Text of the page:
More than 800 types of ticks are recognized worldwide but only a few North American ticks will actually bite your pet. The American dog tick, the brown dog tick, the black-legged tick (deer tick), and the Lone Star tick are the most likely culprits. In dogs, tick bites can transmit serious disease like Lyme disease, tick paralysis, Rocky Mountain spotted fever, babesiosis and more. Most of the ticks found on dogs and puppies simply call for safe removal and then carefully watching the wound for infection. But a tick that transfers disease may leave more than just a wound behind. Keeping your pet on vet recommended flea/tick prevention year round can help prevent the risk of these diseases.
When Does a Tick Bite?
Ticks are amazingly adaptable, which makes them extremely difficult to control. These spider relatives can remain dormant for months and a single female can lay thousands of eggs. That said, ticks can reside on many different animals and hosts throughout their lifetime. Ticks go through different stages of development, jumping, and developing amongst different types of hosts that they prefer before they become adults. Small rodents, raccoons, deer, and more can be hosts. Some stages of the tick are so small they can bite a human or pet without anyone ever knowing allowing them to transmit diseases undetected.
When an adult tick bites a puppy and begins feeding, its body swells like a leathery balloon. You can find its head buried beneath the puppy's skin. Often, ticks prefer the soft, supple skin of a dog's face and ears and can be found in nooks and crevices, making them hard for your pet to scratch off. But ticks can also be found all over your pet's body, so a thorough check after exposure is advisable.
Symptoms of Tick Bites on Puppies
It's easy to tell if a tick bites your puppy when you locate a balloon-like creature blood sucking your pet. But if the tick has already had its meal, or has fallen off beforehand, how do you know if your puppy was bitten? Sometimes you don't. Othertimes, a simple tick bite can show up as a minor skin irritation or an infection. Dogs can suffer blood loss from multiple bites and infestations, leading to anemia. And, in severe cases, your puppy could develop a tick-borne disease which can lead to more severe illness such as fever, low platelets, swollen lymph nodes, lameness, and perhaps renal failure.
Less common is tick paralysis caused by a neurotoxin contained in a tick's saliva. Symptoms of this disease are progressive in nature. They range from vomiting to unsteadiness to complete paralysis. If gone untreated, tick paralysis can move into a puppy's respiratory system, causing death.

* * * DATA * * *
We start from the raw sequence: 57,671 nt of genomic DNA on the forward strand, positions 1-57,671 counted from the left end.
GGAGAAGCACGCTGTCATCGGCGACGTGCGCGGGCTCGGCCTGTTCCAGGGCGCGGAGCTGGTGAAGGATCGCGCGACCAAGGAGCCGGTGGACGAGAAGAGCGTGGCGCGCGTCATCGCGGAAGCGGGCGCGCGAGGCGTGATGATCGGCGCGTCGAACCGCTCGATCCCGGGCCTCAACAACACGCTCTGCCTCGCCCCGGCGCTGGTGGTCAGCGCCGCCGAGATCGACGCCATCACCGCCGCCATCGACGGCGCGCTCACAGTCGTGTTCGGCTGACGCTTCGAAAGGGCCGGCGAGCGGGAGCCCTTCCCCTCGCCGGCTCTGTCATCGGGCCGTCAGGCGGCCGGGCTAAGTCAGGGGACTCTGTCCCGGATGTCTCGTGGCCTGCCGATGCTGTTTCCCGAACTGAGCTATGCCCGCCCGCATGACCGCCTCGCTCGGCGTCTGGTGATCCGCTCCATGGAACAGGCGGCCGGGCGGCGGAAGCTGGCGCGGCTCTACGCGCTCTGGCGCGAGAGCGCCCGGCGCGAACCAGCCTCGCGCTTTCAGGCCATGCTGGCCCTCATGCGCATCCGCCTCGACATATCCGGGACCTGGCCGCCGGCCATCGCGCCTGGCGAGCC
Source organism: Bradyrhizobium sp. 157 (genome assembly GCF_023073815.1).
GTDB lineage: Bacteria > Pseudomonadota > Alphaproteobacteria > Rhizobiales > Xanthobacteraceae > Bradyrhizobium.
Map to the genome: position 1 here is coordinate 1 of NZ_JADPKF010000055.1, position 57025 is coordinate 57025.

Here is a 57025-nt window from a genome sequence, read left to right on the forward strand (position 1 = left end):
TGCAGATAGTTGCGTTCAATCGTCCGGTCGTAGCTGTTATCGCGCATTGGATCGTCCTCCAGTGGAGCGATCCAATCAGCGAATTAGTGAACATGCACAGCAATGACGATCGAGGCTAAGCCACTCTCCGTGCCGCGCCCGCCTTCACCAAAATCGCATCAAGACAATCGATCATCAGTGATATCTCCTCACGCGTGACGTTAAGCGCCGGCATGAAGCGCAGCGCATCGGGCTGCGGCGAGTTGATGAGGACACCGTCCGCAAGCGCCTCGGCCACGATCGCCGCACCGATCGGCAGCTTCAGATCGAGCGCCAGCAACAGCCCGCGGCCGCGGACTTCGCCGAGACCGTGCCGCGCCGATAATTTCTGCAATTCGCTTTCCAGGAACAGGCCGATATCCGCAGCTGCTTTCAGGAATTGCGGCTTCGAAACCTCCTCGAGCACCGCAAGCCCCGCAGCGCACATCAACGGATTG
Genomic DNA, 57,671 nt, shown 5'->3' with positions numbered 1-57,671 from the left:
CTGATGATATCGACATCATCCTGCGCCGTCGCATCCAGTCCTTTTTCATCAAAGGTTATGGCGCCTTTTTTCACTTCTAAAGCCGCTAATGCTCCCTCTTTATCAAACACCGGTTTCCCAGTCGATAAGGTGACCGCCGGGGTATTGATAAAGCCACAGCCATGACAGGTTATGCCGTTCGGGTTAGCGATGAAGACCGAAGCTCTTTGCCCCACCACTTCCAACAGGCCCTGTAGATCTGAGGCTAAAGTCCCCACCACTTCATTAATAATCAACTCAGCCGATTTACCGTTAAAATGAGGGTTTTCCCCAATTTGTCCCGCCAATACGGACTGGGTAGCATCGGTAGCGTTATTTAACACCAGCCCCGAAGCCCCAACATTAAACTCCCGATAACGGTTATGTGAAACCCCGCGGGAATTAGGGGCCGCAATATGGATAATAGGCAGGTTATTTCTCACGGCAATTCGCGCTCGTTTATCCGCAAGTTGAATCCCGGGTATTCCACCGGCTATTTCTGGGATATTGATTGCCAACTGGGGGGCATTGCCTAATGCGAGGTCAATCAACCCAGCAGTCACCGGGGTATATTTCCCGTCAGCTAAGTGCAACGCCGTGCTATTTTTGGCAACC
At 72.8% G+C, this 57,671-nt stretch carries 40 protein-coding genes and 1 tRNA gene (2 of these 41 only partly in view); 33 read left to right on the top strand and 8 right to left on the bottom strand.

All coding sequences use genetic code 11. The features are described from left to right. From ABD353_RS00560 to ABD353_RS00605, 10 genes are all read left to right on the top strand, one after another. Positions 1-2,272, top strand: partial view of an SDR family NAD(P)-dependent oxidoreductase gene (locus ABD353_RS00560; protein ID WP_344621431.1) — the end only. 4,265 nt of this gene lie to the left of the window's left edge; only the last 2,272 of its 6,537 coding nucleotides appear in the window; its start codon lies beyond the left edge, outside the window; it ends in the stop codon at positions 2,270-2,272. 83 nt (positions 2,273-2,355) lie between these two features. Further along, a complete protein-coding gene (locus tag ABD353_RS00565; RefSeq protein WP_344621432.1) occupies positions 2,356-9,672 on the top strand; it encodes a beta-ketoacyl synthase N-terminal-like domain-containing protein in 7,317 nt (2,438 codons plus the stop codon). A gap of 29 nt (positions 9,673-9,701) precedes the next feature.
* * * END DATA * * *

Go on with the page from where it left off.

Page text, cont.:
Causes of Tick Bites
Ticks thrive in long grass or wooded habitats, so the lifestyle of your puppy determines its exposure. Does your pet enjoy an indoor-outdoor lifestyle, or is it confined to the apartment? If your dog roams the fields, romps through brushed areas or enjoys woodside walks on a leash, it's at risk for contracting ticks. Opportunistic ticks are in constant search for a warm body, making your pet, and it's hair, the perfect specimen to burrow into. And humid climates are more conducive to tick proliferation, making bites more prevalent in moist, coastal regions.
Just handling a tick can spread its disease, so if you see a tick, use gloves to avoid exposure to tick saliva. Blunt-nosed tweezers work great for removing embedded ticks from your puppy's skin. First, grasp the tick as close to the puppy's skin as possible and pull straight out, gently and slowly. Your goal is to remove the tick head along with the tick. If you pull the tick off, but the head remains buried, you will have to monitor the area closely for any signs of infection. If you note redness that seems to worsen or won't go away call your vet. Often the body will reject the foreign matter and form a scab. Be sure to place the tick in a substance that will kill it like rubbing alcohol (do not just throw away as they can crawl back out).
Treating Lyme Disease and Tick Paralysis
Depending on your pet's exposure, vaccine history, and symptoms, your veterinarian may perform an in-house screening test for tick-borne diseases or send a blood sample to the lab for testing. Pets that have been exposed to tick-borne disease won't necessarily need treatment, but your vet may want to run additional diagnostics like bloodwork to determine if treatment is needed. If clinical signs of illness suspicious for tick-borne disease are detected, they may want to treat. Some severe cases of tick-borne diseases can warrant hospitalization and aggressive treatment. As always, if you suspect your pet is sick or have seen a tick on it, contact your vet to discuss if it should be seen and be sure to get your pet on vet recommended tick/flea prevention.
How to Prevent Tick Bites
There are two main ways we can help prevent ticks from biting our pets. The first is to use a vet recommended flea and tick prevention on your dog year round. These medications if used appropriately will often kill ticks before they have time to transmit disease to your pet. Ask your veterinarian how best to protect your puppy, as age and health influence the type of product you should choose. And before using, always look at the label to make sure the product says it's safe for individual pets. Some products are not safe for certain ages of dogs.
The second way is by keeping your yard short and manicured and keeping your pet away from areas where ticks can be. Clearing away vegetation in your yard that gives rodents and other critters that can carry ticks places to hide can help. Cut your lawn short can also help as will keeping your pets away from problem areas. In areas with high tick burdens, treating the bug's habitat with pet safe chemicals also helps reduce the pest population. Inside your home, vacuum and wash puppy bedding regularly.
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